On this day, 15 years ago (October 12th, 2000), while it was harbored and being refueled in the Yemeni port of Aden. 17 American sailors were killed, and 39 were injured. This event was the deadliest attack against a United States Naval vessel since 1987.
The terrorist organization al-Qaeda claimed responsibility for the attack. A U.S. judge has held Sudan liable for the attack, while another has released over $13 million in Sudanese frozen assets to the relatives of those killed. The American Navy has reconsidered their rules of engagement in response to this attack.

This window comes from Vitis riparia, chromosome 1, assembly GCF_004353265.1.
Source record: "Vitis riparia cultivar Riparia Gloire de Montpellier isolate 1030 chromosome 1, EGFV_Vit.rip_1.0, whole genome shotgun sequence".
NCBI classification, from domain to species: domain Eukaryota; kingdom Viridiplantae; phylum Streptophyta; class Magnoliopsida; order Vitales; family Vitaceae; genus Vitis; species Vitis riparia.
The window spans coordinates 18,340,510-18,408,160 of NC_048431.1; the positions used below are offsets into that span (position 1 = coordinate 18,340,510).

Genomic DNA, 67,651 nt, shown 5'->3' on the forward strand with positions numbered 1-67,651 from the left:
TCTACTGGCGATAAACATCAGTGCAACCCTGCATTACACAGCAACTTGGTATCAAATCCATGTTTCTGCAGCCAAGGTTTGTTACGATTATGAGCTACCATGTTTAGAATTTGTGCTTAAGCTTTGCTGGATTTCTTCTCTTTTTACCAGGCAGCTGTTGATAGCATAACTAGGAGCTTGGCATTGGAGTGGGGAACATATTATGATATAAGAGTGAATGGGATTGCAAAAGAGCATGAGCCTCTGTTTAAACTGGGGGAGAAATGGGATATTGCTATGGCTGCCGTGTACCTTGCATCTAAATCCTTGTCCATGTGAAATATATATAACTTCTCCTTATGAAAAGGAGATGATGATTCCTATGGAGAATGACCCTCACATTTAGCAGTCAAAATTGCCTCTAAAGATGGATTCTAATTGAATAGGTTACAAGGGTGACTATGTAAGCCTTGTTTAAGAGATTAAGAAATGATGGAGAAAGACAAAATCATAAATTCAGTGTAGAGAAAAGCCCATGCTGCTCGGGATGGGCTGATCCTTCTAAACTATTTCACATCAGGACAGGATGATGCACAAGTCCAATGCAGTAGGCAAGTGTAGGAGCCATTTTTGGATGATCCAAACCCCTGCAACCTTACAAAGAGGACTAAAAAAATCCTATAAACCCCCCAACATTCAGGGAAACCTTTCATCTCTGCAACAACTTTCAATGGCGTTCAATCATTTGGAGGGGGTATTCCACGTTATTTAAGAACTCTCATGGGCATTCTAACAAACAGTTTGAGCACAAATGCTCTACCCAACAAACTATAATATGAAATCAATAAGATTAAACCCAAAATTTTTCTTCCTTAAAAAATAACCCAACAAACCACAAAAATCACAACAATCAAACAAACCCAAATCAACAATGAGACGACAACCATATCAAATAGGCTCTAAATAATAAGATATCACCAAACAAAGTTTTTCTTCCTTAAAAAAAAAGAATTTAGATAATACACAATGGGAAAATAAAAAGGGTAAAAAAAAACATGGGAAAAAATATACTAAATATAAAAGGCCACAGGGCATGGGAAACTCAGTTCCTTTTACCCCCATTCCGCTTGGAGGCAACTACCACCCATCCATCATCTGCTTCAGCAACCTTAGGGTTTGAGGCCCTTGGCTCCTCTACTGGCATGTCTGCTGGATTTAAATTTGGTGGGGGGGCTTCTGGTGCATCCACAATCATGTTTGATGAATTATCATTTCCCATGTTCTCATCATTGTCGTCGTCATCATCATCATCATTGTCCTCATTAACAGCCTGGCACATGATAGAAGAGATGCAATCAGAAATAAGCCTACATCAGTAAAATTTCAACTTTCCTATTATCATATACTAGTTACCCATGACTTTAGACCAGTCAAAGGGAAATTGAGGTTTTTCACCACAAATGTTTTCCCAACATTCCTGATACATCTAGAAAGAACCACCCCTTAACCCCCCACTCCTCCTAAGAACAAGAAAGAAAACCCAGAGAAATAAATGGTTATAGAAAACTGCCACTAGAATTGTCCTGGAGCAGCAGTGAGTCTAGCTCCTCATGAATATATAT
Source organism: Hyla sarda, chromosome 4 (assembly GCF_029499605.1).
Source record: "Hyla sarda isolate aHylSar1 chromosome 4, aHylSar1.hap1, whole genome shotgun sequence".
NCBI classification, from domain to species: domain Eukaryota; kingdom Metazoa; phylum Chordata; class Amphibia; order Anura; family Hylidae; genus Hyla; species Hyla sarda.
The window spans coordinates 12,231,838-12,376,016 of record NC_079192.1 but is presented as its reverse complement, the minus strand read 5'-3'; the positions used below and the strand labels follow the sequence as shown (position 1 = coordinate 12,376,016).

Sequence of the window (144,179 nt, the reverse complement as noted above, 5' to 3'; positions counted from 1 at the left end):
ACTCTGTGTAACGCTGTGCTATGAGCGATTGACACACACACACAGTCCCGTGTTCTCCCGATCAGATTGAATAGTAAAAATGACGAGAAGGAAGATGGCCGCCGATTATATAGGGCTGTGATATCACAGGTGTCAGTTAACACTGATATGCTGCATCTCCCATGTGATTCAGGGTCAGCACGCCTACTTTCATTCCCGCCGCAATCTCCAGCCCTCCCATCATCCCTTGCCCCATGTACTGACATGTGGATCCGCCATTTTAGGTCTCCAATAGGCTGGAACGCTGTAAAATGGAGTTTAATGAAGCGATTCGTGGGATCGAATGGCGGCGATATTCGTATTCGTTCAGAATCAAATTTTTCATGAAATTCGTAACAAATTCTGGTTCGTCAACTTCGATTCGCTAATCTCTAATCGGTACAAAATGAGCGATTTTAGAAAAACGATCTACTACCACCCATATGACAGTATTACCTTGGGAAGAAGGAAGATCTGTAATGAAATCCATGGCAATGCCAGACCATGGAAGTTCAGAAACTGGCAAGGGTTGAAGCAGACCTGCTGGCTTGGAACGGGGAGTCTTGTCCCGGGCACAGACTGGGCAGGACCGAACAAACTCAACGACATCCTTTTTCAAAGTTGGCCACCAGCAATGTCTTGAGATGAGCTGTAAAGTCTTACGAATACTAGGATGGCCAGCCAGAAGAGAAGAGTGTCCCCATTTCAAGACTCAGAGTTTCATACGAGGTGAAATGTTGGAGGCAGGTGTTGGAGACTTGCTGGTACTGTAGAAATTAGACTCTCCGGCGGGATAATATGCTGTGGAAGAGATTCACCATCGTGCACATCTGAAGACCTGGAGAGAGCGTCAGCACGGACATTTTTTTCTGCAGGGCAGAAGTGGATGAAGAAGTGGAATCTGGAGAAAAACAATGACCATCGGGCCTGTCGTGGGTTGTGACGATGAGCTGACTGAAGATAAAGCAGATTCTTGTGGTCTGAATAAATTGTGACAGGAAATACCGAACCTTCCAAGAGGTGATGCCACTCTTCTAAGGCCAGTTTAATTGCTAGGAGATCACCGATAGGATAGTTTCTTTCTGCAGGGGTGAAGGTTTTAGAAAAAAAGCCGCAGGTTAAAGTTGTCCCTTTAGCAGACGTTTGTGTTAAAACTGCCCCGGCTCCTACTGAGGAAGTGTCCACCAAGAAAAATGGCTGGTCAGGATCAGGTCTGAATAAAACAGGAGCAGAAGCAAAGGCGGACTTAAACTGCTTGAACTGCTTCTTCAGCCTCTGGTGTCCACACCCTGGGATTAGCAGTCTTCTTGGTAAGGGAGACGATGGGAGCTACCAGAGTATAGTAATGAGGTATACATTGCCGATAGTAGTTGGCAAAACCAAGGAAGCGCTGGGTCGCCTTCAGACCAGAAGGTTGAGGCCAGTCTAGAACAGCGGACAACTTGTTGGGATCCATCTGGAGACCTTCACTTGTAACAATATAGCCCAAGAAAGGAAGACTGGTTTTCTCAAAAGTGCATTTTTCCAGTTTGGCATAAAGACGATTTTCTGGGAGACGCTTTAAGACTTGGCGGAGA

As to the “Rules of Engagement”:
The destroyer’s rules of engagement, as approved by the Pentagon, kept its guards from firing upon the small boat (which was not known to be loaded with explosives) as it neared them without first obtaining permission from the Cole ’ s Captain or another Officer.
Petty Officer, John Washak said that right after the blast, a Senior Chief Petty Officer ordered him to turn an M-60 machine gun on the Cole ’ s fantail away from a second small boat approaching. “With blood still on my face”, he was told: “That’s the rules of engagement: no shooting unless we’re shot at.” He added, “In the military, it’s like we’re trained to hesitate now. If somebody had seen something wrong and shot, he probably would have been court-martialed”.